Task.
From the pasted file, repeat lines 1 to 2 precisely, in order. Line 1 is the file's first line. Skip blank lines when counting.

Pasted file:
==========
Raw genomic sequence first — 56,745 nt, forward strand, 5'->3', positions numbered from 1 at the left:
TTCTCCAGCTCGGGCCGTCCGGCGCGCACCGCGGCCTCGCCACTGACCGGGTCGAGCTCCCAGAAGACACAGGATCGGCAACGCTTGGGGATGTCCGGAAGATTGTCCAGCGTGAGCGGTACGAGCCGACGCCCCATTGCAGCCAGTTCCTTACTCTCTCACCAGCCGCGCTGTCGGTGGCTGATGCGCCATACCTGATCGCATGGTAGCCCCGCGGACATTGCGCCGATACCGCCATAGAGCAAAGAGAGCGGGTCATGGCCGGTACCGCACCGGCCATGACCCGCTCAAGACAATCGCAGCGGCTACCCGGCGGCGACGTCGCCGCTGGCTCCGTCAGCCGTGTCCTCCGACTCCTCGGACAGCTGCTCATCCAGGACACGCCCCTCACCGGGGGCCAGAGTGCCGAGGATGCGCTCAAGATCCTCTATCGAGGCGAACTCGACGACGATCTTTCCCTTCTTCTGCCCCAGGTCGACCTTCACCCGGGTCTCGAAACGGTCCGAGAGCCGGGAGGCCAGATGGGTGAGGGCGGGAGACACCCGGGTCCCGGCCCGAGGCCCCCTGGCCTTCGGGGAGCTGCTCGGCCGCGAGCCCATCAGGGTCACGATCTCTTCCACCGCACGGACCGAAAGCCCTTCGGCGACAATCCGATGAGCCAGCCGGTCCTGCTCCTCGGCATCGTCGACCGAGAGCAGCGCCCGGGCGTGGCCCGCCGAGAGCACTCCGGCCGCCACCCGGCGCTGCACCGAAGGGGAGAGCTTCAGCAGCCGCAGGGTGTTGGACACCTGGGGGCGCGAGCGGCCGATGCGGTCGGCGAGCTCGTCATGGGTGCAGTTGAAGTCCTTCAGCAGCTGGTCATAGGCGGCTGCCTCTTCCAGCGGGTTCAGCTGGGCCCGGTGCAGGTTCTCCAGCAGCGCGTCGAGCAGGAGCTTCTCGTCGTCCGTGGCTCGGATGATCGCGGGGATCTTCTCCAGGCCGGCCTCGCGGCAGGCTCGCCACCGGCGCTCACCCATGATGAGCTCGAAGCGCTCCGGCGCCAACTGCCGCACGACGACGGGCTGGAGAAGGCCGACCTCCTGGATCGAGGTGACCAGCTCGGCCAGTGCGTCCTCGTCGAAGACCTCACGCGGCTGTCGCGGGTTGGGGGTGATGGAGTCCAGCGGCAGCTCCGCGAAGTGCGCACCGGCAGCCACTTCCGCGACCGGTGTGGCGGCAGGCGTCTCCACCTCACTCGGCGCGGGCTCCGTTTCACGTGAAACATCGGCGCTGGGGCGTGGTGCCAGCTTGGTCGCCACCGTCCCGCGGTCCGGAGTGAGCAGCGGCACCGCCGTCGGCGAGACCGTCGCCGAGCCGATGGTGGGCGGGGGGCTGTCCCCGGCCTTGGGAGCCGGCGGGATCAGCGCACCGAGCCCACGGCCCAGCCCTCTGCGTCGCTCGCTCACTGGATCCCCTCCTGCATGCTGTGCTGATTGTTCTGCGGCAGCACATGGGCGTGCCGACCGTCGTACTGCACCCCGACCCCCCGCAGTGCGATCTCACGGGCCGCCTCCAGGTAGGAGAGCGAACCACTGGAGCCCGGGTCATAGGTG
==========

Raw genomic sequence first — 56,745 nt, forward strand, 5'->3', positions numbered from 1 at the left:
TTCTCCAGCTCGGGCCGTCCGGCGCGCACCGCGGCCTCGCCACTGACCGGGTCGAGCTCCCAGAAGACACAGGATCGGCAACGCTTGGGGATGTCCGGAAGATTGTCCAGCGTGAGCGGTACGAGCCGACGCCCCATTGCAGCCAGTTCCTTACTCTCTCACCAGCCGCGCTGTCGGTGGCTGATGCGCCATACCTGATCGCATGGTAGCCCCGCGGACATTGCGCCGATACCGCCATAGAGCAAAGAGAGCGGGTCATGGCCGGTACCGCACCGGCCATGACCCGCTCAAGACAATCGCAGCGGCTACCCGGCGGCGACGTCGCCGCTGGCTCCGTCAGCCGTGTCCTCCGACTCCTCGGACAGCTGCTCATCCAGGACACGCCCCTCACCGGGGGCCAGAGTGCCGAGGATGCGCTCAAGATCCTCTATCGAGGCGAACTCGACGACGATCTTTCCCTTCTTCTGCCCCAGGTCGACCTTCACCCGGGTCTCGAAACGGTCCGAGAGCCGGGAGGCCAGATGGGTGAGGGCGGGAGACACCCGGGTCCCGGCCCGAGGCCCCCTGGCCTTCGGGGAGCTGCTCGGCCGCGAGCCCATCAGGGTCACGATCTCTTCCACCGCACGGACCGAAAGCCCTTCGGCGACAATCCGATGAGCCAGCCGGTCCTGCTCCTCGGCATCGTCGACCGAGAGCAGCGCCCGGGCGTGGCCCGCCGAGAGCACTCCGGCCGCCACCCGGCGCTGCACCGAAGGGGAGAGCTTCAGCAGCCGCAGGGTGTTGGACACCTGGGGGCGCGAGCGGCCGATGCGGTCGGCGAGCTCGTCATGGGTGCAGTTGAAGTCCTTCAGCAGCTGGTCATAGGCGGCTGCCTCTTCCAGCGGGTTCAGCTGGGCCCGGTGCAGGTTCTCCAGCAGCGCGTCGAGCAGGAGCTTCTCGTCGTCCGTGGCTCGGATGATCGCGGGGATCTTCTCCAGGCCGGCCTCGCGGCAGGCTCGCCACCGGCGCTCACCCATGATGAGCTCGAAGCGCTCCGGCGCCAACTGCCGCACGACGACGGGCTGGAGAAGGCCGACCTCCTGGATCGAGGTGACCAGCTCGGCCAGTGCGTCCTCGTCGAAGACCTCACGCGGCTGTCGCGGGTTGGGGGTGATGGAGTCCAGCGGCAGCTCCGCGAAGTGCGCACCGGCAGCCACTTCCGCGACCGGTGTGGCGGCAGGCGTCTCCACCTCACTCGGCGCGGGCTCCGTTTCACGTGAAACATCGGCGCTGGGGCGTGGTGCCAGCTTGGTCGCCACCGTCCCGCGGTCCGGAGTGAGCAGCGGCACCGCCGTCGGCGAGACCGTCGCCGAGCCGATGGTGGGCGGGGGGCTGTCCCCGGCCTTGGGAGCCGGCGGGATCAGCGCACCGAGCCCACGGCCCAGCCCTCTGCGTCGCTCGCTCACTGGATCCCCTCCTGCATGCTGTGCTGATTGTTCTGCGGCAGCACATGGGCGTGCCGACCGTCGTACTGCACCCCGACCCCCCGCAGTGCGATCTCACGGGCCGCCTCCAGGTAGGAGAGCGAACCACTGGAGCCCGGGTCATAGGTG